Enormous political and social changes brought about by modernization have naturally found expression in the literatures of the Near and Middle East. The contributors to this book, first published in 1991, trace the development of modern literary sensibility, in Turkish, Arabic, Persian and modern Hebrew. It is argued that the period can be divided into three broad phases – the age of translation after 1850, when formerly self-sufficient elites throughout the region began to reach out to the West for new ideas and stylistic models; the surge of romantic nationalism after the First World War and the decline of imperialism; and the modern period after 1950, a time of growing self-awareness and self-definition among writers against an often violent background of inter- and intra-state conflict. The product of different nations, races and traditions, there are nevertheless constant themes in the literatures of this period – the colonial heritage, nationalism, justice, poverty and wealth, migration from country to city, confrontation between self and other, and between East and West, collapse and rebirth.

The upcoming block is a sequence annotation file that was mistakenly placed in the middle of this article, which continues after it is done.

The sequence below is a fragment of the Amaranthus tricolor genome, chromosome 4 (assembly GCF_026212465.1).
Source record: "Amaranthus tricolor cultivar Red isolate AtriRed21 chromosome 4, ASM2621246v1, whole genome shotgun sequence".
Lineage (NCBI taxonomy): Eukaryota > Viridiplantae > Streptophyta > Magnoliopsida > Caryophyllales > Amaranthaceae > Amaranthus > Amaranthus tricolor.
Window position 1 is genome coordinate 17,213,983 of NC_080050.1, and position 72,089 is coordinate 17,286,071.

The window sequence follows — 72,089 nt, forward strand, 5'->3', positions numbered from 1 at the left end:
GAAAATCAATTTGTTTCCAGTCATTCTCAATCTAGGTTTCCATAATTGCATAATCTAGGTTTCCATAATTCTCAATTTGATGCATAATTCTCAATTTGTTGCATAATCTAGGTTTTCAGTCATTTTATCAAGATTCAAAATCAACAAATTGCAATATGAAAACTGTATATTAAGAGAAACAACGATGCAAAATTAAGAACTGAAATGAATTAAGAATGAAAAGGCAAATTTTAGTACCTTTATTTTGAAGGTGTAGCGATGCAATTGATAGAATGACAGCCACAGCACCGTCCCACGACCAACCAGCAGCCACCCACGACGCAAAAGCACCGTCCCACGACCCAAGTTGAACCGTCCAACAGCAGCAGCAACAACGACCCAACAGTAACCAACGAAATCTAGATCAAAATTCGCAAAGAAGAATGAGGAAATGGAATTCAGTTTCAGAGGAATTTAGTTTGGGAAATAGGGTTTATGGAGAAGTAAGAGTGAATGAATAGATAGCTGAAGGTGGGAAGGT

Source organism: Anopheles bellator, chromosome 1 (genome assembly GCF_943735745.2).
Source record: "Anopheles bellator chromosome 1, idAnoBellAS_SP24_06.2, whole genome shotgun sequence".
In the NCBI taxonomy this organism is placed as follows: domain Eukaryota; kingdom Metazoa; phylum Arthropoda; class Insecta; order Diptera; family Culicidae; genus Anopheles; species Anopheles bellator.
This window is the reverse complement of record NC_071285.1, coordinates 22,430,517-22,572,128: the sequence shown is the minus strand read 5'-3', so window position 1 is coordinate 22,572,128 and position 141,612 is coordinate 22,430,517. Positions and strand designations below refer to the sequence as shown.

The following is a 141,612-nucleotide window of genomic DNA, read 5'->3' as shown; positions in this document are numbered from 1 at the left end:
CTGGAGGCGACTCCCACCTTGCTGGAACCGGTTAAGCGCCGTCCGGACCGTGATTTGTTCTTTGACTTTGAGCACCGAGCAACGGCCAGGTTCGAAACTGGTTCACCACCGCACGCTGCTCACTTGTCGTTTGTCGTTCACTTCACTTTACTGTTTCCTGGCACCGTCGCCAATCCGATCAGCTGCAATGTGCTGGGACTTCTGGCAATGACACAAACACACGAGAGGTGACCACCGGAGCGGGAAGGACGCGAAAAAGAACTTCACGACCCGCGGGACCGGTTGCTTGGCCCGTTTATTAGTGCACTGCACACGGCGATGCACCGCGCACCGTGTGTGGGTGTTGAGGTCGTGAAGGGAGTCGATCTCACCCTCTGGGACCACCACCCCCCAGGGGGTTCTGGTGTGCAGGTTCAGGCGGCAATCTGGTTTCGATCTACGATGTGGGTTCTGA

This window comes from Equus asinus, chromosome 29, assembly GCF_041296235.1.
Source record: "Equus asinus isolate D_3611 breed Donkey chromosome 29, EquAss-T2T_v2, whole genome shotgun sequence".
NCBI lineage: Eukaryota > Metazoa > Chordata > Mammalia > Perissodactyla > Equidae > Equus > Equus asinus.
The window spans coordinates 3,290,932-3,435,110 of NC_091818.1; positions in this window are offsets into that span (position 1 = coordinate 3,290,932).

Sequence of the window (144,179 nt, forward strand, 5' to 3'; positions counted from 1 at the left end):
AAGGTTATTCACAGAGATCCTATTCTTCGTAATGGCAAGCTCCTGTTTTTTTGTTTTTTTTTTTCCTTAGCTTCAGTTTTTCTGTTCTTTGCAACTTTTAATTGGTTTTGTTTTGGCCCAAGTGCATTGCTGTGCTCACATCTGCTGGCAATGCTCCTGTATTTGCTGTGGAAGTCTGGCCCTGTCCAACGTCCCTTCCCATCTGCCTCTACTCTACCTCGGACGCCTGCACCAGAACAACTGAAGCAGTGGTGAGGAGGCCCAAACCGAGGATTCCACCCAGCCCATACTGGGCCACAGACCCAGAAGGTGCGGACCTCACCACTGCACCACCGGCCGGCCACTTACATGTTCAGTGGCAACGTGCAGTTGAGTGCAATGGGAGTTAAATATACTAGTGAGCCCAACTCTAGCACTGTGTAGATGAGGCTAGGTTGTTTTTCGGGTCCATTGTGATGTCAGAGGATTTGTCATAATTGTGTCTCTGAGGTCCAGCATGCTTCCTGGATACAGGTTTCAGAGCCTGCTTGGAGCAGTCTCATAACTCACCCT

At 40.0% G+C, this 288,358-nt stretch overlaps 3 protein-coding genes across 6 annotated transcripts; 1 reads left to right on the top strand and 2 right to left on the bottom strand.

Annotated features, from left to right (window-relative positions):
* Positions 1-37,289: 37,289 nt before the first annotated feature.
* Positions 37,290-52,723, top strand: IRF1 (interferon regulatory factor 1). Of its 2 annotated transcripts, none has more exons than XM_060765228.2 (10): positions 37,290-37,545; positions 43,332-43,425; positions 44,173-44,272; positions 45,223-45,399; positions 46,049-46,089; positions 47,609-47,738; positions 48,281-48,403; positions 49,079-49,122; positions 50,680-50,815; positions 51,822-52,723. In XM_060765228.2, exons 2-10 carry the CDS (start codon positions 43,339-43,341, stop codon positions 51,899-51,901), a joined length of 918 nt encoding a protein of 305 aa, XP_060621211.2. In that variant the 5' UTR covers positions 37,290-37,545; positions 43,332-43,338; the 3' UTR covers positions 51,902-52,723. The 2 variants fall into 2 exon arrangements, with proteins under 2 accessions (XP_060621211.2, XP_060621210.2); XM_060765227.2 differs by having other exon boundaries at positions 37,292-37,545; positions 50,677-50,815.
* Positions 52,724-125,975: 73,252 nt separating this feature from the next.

Table of Contents
Part 1. The Age of Translation and Adaptation, 1850-1914 1. Modernization and Literature in the Near and Middle East, 1850-1914 Malcolm Yapp 2. Turkey Saliha Paker 3. The Arab World Pierre Cachia 4. Iran Julie Meisami 5. Modern Hebrew Tudor Parfitt Part 2. From Romantic Nationalism to Social Criticism, 1914-1950 6. The Political Setting, 1914-1950 Charles Tripp 7. Turkey Geoffrey Lewis 8. The Arab World Robin Ostle 9. Modern Hebrew David Patterson 10. Iran Homa Katouzian Part 3. The Age of Ideology and Polarization Since 1950 11. The Age of Ideology and Polarization David Pool 12. Turkey Cevat Çapan 13. The Mashriq Edwar al-Kharrat 14. The Maghrib Ahmed al-Madini 15. Israel Leon I. Yudkin